Christmas Ornament & Bird House

I will attempt do both a hollow christmas ornament with colored finials as well as a small bird house in the 1 ½ hour time allowed.

Hollow Sprial Oranament

I will turn a hollow onnament that I will cut six slots into on an angle making a very striking finished sprial holiday ornament.

Hands On: Offset Bird House

This demo is of an offset bird house that is pictured in the photo. It starts as an off center piece. I will show the students how to turn the object, drill it and end up with a small bird house that can either sit on a table or be hung as an ornament, this is a quick and fairly easy project that can be done in a class period.

Larry Fox -

Larry Fox

Larry Fox has been turning for 20 years and specializes in the inlay, outlay and cutaway of turquoise in bowls, vases and urns. He has sold 1000’s of pieces through craft shows, web site, galleries and retail stores. This year he has teamed up with Milo Scott to demo the use of pre-made threaded inserts for screw-on tops for boxes and urns.

Screw-on lids using pre-made threaded inserts

This demo will show how to make threaded box or urn lids using pre-made threaded inserts. The pre-made threaded inserts consist of a top and bottom (male and female parts) that when properly attached to a turning will result in a perfectly aligned top and base that screws together. With this method there is no need to learn the art of “thread chasing” that frequently ends in the misalignment of the top and bottom wood grains.

Hands On - Screw-on lids using pre-made inserts

Each student will make a small but simple box with a lid and bottom. Then you will glue the male insert to the lid and the female insert to the bottom. Finally you will be shown how to align the threaded insert pieces so that when you screw the lid on tightly the top and bottom grains will line up perfectly.

Milo Scott - Milo Scott Studio

Like many woodturners, I started turning in high school shop class, then, “waited” for retirement to get serious. I turn everything from ornaments to urns, green wood to segmented pieces. Talking with a friend of mine that was a funeral director, he stated there was a desire for locally produced wood urns, but, they needed to have a screw top lid. A search on the internet resulted in very few options for getting threads in the urn and lid.

There is something to be said for “hand-chasing threads”, but, many of the things shouldn’t be said in public! Plastic plumbing pipe threads is another option suggested, which didn’t seem like something I wanted in such a personal item as a handmade urn.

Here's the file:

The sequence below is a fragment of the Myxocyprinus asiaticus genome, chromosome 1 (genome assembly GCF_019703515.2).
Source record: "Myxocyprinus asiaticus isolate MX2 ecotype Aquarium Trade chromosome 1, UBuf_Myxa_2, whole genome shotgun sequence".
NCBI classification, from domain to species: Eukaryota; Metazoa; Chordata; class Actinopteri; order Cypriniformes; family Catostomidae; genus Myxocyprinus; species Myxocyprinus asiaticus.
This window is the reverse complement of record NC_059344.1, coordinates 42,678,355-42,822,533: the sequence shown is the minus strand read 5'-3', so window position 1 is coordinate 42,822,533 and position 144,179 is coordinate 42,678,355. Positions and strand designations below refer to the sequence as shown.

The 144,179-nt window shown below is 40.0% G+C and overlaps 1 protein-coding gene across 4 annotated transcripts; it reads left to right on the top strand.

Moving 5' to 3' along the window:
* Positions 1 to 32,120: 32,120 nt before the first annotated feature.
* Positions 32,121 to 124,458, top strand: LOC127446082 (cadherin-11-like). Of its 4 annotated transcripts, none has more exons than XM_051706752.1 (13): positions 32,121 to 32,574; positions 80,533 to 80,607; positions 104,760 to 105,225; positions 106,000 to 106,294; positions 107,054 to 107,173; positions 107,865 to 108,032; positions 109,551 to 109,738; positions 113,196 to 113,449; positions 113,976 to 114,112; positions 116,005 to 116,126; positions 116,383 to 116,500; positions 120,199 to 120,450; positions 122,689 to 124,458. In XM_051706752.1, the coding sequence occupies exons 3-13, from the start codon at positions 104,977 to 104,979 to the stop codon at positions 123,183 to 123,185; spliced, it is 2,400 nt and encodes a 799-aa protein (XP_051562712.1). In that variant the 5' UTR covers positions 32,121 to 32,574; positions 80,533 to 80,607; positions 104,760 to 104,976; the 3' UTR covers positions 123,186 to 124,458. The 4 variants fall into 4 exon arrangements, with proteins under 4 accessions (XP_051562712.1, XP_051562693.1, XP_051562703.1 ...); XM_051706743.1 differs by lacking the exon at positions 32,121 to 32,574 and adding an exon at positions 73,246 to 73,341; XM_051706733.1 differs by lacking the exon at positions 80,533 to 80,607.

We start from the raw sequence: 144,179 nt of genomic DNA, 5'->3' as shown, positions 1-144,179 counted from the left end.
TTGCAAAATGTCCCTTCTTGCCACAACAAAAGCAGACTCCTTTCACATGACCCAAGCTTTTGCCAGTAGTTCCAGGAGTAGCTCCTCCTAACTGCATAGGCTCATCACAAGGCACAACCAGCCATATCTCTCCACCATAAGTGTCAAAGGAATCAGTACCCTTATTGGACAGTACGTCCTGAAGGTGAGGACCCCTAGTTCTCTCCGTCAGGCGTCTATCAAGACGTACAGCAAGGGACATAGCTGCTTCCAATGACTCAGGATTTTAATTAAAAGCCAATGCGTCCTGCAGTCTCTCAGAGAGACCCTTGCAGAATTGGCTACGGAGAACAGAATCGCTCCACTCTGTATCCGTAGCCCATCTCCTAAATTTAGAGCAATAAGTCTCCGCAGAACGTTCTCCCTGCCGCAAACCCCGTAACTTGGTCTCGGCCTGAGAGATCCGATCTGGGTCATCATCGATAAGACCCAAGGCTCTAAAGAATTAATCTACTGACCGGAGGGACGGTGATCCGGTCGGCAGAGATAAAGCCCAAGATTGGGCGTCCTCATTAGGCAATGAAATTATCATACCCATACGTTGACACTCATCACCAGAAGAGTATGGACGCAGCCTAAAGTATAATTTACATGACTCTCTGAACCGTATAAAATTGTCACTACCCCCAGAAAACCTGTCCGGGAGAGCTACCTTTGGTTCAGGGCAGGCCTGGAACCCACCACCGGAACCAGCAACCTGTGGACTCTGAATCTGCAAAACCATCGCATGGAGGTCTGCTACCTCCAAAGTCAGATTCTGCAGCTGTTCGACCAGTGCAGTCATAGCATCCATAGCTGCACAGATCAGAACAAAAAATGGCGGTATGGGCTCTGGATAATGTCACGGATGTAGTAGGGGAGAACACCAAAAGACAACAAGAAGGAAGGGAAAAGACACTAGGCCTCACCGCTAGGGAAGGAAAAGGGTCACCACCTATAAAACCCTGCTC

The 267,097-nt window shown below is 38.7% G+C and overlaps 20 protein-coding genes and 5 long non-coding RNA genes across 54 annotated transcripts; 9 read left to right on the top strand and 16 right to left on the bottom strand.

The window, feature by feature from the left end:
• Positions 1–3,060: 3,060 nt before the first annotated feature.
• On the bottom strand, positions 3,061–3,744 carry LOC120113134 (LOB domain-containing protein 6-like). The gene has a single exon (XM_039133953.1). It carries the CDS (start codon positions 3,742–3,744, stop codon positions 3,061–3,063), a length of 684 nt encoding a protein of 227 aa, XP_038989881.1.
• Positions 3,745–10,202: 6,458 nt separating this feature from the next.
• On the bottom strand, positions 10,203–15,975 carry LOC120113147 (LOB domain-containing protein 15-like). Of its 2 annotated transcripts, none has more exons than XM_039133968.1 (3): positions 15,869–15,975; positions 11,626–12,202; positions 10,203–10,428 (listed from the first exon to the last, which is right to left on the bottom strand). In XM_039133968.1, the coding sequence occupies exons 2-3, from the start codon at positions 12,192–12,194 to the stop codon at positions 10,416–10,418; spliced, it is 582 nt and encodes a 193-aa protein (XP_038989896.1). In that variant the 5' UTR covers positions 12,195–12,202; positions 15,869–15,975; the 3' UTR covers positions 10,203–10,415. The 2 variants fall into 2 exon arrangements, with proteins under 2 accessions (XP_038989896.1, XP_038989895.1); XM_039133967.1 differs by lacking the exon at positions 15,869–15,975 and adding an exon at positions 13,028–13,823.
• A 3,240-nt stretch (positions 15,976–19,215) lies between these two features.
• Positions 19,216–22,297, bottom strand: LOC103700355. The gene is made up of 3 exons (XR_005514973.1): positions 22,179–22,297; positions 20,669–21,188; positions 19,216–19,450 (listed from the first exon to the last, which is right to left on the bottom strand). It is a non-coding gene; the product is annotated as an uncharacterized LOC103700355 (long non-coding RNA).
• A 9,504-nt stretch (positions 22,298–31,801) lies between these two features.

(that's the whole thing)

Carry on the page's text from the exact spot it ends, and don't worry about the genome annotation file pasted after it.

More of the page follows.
After talking with many woodturners, it became very evident there was a need for a simple solution to getting threads into a form with a lid. Many woodturners simply avoided pieces that needed threads. The solution I came up with is pre-made threaded inserts produced from kiln-dried hard maple.

Using Pre-made Threads

Working with Larry Fox, we will demonstrate how the inserts are installed and properly aligned. Using the methods we demonstrate, you will be able to perfectly center the lid in the opening, then, when the lid is tightened, we will show how to ensure the grain alignment is exactly where you want it to be.

Martin Christensen

I have been in Colorado my whole life and have been turning pens for about 25+ years.

Knot in a Pen

Segmented and Celtic Knot pens.

Hands On - Turn a Pen or Two

Students turn two basic pens one they would keep and the other would be turned in to Pen for the Troops

Joe Fleming - Airbrushing Wood

Woodworking provides me with an outlet for my creativity. I enjoy finding a piece of wood, envisioning what it can become, and then transforming it into a beautiful art or craft piece. I make both art pieces and functional pieces, but I always strive for beauty. My woodturning consists all types of turning disciplines including bowls, hollow forms, platters, vases, boxes and furniture components. I use a variety of wood species in my work including local urban forested woods like eucalyptus, and other reclaimed wood. I also use wood from certified forestry projects in the Pacific Northwest, Mexico and Australia.

I have been an amateur woodworker for over 40 years and an amateur woodturner for more than 15 years. My skills are primarily self-taught with assists from various class work, from woodworking publications, and through participation in various woodworking clubs. I have studied with many noted wood artists including, Allan Batty, Stuart Batty, Christian Burchard, Jimmy Clewes, Don Derry, Michael, Hosaluk, John Jordan, Binh Pho, Richard Raffan, Merryll Saylan, and Susan Working. My dad gets the credit for instilling in me a passion for hand-made wood items.

The Airbrush Demystified

I will explain to attendees what airbrush features are best for woodturners, what are good choices for an air source, and, briefly, how to clean an airbrush. Then, I will show some quick warm-up skills/drills. Finally, I will transfer a simple image to wood using an airbrush and masking.

Airbrush Art: How to Successfully Transfer Images

Attendees will learn how to select appropriate images such as clip art, flat art or photos for application to their wood projects and successfully transfer them to their project using an airbrush. The demonstration will include the completion of a small transfer project using an image of an original piece of art.